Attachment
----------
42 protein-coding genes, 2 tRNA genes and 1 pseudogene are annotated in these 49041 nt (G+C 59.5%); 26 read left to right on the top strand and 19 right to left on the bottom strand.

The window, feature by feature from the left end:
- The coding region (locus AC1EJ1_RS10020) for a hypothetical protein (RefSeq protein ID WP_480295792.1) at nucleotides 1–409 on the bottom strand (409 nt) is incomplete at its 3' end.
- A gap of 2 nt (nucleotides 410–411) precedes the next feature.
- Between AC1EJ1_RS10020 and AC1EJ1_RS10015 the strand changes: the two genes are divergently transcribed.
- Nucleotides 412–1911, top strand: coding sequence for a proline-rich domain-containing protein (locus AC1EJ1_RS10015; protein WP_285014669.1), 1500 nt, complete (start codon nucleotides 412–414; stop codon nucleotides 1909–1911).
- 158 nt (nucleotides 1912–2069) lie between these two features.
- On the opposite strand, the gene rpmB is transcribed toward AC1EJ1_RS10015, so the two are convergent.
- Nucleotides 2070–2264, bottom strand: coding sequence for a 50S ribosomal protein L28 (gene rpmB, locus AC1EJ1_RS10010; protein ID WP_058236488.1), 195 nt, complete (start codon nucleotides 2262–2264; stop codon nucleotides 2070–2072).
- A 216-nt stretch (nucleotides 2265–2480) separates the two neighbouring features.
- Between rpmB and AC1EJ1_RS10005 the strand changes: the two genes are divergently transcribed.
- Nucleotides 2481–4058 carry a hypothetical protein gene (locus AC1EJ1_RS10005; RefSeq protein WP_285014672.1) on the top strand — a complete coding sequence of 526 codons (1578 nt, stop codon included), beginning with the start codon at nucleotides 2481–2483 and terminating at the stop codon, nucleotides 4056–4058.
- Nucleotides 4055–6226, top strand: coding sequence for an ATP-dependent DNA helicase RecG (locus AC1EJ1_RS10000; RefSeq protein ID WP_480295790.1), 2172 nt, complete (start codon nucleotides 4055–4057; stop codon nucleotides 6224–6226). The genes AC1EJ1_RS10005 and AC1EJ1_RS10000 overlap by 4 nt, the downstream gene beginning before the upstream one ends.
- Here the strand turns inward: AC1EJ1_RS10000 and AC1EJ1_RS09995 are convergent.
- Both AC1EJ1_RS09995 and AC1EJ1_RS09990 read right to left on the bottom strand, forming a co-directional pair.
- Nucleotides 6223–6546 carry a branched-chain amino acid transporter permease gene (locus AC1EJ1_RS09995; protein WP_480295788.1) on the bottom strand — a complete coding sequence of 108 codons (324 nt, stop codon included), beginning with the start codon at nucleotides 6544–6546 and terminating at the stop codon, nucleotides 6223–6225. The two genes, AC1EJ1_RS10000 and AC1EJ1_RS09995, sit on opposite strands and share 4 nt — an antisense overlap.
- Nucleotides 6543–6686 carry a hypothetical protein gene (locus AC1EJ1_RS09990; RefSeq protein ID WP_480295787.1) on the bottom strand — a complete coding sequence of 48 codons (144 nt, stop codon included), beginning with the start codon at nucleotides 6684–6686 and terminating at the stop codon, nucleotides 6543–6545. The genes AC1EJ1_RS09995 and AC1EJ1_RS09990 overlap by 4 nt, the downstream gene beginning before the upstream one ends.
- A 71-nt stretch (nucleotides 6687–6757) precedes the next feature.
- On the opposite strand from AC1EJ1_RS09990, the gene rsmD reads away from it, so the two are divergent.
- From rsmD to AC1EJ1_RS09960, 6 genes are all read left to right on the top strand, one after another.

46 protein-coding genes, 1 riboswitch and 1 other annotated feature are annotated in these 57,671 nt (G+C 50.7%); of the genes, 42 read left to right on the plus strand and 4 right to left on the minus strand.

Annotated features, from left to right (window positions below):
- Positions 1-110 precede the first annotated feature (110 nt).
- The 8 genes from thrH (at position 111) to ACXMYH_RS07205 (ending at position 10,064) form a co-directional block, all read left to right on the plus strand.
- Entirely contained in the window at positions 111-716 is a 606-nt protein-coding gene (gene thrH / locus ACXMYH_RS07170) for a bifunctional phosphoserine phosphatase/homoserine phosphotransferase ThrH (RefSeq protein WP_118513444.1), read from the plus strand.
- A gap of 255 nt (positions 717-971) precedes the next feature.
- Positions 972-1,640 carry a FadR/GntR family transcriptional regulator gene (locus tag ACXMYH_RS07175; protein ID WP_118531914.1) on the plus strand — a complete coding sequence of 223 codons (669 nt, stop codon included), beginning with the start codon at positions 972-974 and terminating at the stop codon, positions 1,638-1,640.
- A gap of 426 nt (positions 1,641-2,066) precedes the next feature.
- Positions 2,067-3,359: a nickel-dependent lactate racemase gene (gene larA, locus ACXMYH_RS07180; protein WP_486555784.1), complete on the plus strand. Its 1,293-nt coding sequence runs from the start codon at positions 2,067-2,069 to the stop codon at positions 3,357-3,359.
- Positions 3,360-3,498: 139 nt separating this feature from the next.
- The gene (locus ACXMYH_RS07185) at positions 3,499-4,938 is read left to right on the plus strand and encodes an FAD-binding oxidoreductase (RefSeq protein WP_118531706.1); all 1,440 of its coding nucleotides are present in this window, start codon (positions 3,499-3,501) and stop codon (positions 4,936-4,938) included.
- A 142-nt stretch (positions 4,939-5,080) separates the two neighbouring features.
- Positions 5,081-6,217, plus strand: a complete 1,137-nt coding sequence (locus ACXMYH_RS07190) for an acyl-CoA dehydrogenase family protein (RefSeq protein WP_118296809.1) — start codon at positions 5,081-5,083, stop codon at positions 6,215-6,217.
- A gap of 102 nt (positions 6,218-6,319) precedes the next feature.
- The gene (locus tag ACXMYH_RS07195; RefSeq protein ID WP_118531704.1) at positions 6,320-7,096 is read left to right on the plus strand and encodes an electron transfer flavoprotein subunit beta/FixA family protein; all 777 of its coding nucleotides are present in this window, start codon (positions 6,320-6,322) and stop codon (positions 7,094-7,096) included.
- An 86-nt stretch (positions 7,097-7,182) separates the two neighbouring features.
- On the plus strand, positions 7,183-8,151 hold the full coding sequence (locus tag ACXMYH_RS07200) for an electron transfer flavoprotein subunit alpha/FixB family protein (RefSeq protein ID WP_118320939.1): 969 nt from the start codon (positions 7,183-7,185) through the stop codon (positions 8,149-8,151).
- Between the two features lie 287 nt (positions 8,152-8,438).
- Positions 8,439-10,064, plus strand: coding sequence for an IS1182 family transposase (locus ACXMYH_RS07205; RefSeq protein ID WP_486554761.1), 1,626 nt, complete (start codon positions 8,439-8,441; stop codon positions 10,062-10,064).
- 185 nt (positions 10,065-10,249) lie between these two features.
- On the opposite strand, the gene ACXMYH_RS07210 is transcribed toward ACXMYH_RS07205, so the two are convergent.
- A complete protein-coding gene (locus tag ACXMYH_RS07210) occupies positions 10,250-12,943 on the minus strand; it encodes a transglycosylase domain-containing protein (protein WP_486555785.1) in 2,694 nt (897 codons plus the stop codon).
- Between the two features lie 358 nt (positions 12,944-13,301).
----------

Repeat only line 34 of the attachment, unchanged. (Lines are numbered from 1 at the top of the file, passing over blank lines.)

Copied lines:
- A gap of 102 nt (positions 6,218-6,319) precedes the next feature.